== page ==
MA: And similarly in America, the majority of Americans do not want Donald Trump and the majority of British people don’t want Brexit! And yet, here we are. It kind of was a slap in the face to change the image of who we are. I imagine that’s the same for Britain right?
S: Speaking from my point of view, it sort of goes against everything that I’ve ever been brought up in. It was amazing to grow up in the Britain that I grew up in but I have no idea what it’s going to be like for future generations.
MA: Well that’s the thing both Donald Trump and Brexit didn’t offer an image of what they were promising, it’s almost like the greatest con on Earth! I’m very concerned for Britain, I don’t know if there is a vision of what it will look like. I think we need to go back to a cultural revolution and for me, Beatriz At Dinner, a lot of what it’s about is how the loveliest time on the Earth in the 60’s and 70’s where there was a lot more awareness and caring and empathy for all people has been methodically murdered over the last four decades to the point where someone who talks in such a derogatory way about women can become the President of the United States! That would be unimaginable in the 60’s and 70’s and we have allowed capitalism to degrade our values and honestly, I hope the movie just makes you think about what your priorities are.
S: It must be amazing to have the chance to make something like that, to be able say ‘no, take a step back’, because the most important person at that dinner party is the one with the least money and the one that we should all strive to be like and not these monsters who are sat at the other end of the table, essentially eliminating races.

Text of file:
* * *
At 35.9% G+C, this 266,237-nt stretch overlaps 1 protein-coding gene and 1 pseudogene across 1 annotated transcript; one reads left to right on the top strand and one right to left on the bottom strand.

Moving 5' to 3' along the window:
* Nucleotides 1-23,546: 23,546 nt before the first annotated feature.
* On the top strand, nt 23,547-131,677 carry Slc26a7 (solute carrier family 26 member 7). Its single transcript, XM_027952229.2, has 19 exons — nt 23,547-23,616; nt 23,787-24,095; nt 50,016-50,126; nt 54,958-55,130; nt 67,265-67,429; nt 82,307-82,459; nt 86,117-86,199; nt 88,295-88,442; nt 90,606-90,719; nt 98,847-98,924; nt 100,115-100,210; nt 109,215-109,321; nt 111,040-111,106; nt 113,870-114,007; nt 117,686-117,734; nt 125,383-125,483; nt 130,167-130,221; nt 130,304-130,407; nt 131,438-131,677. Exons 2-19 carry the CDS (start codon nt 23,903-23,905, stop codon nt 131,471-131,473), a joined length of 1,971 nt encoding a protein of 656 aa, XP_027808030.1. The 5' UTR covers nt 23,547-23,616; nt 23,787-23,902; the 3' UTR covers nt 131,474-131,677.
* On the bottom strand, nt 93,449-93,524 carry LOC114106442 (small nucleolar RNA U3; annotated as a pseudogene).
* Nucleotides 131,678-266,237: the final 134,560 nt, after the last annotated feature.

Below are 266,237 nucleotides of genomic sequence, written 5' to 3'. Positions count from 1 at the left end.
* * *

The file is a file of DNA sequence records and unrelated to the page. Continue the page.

MA: Yeah, it is a great honour to be able to do that and you know, Mike White, has delivered Salma and me such a great gift. But it was very hard to make, you’re making a movie about a Latina that may have a bleak ending, it was nearly impossible to get the money!
S: Yeah I can imagine. One final question, what was it like working with Salma Hayek? She’s incredible isn’t she?
MA: Oh, Salma Hayek is incredible. One of the things I wanted to get out of this movie is to see her brilliance in the part. She really plays this so thoughtfully and with such intelligence, it’s the intelligence in her eyes that really attracted me to her because I wanted Beatriz to be immediately formidable by her intelligence and I told her ‘You don’t have to do anything because that intelligence is there!’ and she was lovely, she trusted it. She’s an animal activist in real life and she’s not pushing any of that agenda, she’s just…being. She’s doing my favourite kind of acting, not acting. She’s just there. And I hope people can appreciate what she did.
I can’t believe that our coverage of Sundance: London is over. It’s been the most incredible way to spend a week and I hope that festival-goers and cinema fans have found our coverage helpful and interesting. For more information on Sundance Film Festival and to get a glimpse of their amazing work, click here